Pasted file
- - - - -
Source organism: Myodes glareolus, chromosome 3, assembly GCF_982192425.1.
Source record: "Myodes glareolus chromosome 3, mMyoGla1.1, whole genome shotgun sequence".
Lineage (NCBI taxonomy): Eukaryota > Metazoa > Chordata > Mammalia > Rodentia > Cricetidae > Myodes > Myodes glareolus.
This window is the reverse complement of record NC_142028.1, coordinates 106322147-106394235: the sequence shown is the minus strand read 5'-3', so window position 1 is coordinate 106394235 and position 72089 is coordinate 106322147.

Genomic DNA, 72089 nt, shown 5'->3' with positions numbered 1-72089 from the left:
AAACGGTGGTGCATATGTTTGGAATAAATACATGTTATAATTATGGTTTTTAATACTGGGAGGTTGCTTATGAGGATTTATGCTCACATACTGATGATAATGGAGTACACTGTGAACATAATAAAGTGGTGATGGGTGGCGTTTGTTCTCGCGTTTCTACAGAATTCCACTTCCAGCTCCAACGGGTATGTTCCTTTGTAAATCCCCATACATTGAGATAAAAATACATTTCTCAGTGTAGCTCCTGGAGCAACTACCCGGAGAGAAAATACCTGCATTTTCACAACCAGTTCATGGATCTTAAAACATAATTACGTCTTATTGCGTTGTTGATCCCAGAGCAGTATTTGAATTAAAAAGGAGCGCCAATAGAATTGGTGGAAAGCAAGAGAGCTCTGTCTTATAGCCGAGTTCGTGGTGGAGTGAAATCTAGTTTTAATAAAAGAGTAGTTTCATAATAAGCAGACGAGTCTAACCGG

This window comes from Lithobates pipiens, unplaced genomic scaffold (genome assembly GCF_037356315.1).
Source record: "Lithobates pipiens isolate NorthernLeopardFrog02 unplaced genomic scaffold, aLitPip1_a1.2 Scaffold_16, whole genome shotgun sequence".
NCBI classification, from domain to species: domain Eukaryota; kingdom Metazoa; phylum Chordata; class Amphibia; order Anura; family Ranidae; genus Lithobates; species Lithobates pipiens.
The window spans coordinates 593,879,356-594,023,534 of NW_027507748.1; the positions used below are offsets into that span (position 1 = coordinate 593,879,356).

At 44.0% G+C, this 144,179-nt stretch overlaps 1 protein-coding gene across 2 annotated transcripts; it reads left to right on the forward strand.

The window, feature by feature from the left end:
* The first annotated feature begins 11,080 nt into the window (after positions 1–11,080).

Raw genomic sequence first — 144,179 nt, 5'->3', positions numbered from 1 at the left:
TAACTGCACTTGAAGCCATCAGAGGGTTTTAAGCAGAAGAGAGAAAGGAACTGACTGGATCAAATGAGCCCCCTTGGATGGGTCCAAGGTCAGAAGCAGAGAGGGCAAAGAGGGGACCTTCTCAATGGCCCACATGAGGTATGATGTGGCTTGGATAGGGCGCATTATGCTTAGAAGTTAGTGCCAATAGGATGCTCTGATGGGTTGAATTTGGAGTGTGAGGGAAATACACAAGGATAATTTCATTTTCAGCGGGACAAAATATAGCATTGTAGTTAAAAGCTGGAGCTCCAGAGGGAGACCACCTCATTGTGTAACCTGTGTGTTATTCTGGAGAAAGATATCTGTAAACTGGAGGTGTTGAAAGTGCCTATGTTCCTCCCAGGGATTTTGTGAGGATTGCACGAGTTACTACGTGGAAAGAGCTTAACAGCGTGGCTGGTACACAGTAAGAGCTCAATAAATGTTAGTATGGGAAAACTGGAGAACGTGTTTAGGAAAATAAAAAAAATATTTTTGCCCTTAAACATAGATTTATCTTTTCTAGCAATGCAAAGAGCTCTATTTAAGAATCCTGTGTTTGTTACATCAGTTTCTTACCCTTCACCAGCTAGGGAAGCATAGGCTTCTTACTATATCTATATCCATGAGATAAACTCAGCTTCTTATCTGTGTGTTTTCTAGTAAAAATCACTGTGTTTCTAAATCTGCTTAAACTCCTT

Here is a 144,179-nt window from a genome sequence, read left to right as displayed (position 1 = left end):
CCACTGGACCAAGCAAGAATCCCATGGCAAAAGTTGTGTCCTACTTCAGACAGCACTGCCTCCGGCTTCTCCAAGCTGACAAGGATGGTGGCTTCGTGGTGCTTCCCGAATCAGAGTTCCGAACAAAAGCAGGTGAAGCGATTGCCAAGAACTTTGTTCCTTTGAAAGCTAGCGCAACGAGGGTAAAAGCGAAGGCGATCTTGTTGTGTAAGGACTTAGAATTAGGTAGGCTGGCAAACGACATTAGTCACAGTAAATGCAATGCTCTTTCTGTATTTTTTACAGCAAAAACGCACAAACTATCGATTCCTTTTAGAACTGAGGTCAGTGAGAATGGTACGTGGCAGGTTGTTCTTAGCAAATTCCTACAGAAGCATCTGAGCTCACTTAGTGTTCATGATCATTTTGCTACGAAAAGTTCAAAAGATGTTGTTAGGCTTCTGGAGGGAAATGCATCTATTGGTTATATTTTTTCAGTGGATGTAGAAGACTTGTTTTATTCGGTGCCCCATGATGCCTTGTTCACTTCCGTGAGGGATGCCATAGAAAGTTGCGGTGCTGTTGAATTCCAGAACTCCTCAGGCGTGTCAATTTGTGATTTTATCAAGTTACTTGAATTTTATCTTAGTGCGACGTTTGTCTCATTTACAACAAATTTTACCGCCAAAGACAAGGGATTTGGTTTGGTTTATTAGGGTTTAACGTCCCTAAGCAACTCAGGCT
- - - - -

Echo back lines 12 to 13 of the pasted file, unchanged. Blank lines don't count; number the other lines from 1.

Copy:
The window, feature by feature from the left end:
* The first annotated feature begins 11,080 nt into the window (after positions 1–11,080).